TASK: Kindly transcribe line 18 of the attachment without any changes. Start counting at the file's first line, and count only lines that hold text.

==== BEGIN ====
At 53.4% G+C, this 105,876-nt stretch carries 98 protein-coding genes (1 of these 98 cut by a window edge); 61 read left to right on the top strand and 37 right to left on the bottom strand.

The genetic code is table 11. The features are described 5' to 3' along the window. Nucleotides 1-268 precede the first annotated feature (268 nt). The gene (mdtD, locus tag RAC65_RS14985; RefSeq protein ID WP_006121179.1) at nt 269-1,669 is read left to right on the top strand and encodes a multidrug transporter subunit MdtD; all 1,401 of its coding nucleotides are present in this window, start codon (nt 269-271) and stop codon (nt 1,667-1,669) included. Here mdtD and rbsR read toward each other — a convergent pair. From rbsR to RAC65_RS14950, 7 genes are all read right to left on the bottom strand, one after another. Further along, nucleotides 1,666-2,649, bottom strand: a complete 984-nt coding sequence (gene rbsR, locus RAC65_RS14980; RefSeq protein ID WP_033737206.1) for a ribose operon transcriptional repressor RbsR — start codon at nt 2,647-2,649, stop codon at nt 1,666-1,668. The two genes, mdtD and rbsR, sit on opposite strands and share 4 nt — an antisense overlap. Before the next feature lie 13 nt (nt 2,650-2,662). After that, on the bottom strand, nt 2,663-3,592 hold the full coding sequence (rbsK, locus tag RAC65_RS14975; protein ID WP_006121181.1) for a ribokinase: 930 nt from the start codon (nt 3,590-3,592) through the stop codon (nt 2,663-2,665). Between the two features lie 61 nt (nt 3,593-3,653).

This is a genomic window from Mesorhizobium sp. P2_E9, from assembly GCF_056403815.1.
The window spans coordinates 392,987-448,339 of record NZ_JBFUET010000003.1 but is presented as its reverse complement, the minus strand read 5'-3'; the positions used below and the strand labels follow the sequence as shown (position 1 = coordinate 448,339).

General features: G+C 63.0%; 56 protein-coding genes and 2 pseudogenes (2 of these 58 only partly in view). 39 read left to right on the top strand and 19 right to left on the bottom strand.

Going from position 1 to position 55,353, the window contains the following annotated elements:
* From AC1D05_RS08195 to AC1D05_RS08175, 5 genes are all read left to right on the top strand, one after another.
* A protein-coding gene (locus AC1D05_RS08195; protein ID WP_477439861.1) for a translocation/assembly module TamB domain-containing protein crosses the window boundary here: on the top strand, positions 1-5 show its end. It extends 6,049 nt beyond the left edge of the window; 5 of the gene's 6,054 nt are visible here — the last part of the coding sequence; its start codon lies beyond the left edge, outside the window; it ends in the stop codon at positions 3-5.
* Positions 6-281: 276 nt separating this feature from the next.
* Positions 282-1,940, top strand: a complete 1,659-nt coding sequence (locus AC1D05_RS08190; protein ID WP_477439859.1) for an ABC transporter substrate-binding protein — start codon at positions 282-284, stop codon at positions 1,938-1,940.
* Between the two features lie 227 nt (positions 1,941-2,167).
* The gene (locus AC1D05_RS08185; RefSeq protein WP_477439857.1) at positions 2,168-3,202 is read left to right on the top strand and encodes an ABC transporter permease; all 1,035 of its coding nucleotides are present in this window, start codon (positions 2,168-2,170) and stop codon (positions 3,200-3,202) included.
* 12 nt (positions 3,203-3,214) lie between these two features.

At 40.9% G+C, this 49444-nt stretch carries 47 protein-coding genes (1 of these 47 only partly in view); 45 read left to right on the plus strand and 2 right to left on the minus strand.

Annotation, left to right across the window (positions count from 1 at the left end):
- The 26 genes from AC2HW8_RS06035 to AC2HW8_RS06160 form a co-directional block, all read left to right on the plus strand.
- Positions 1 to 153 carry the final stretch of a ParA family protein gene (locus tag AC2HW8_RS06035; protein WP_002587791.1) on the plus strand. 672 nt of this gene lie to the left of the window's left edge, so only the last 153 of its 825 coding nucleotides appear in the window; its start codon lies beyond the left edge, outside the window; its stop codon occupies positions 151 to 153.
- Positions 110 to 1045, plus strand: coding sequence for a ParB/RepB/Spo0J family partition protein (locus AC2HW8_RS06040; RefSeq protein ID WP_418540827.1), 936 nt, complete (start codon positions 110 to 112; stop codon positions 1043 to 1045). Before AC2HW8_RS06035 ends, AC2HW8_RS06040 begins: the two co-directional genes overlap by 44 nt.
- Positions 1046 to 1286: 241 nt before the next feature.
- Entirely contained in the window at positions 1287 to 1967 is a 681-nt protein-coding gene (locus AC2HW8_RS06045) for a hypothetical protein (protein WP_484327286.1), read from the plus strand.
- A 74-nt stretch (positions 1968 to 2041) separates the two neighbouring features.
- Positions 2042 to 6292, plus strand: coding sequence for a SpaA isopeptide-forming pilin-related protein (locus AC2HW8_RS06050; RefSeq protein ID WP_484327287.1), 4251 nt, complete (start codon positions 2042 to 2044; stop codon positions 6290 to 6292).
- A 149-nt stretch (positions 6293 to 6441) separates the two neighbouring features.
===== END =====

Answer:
- Positions 110 to 1045, plus strand: coding sequence for a ParB/RepB/Spo0J family partition protein (locus AC2HW8_RS06040; RefSeq protein ID WP_418540827.1), 936 nt, complete (start codon positions 110 to 112; stop codon positions 1043 to 1045). Before AC2HW8_RS06035 ends, AC2HW8_RS06040 begins: the two co-directional genes overlap by 44 nt.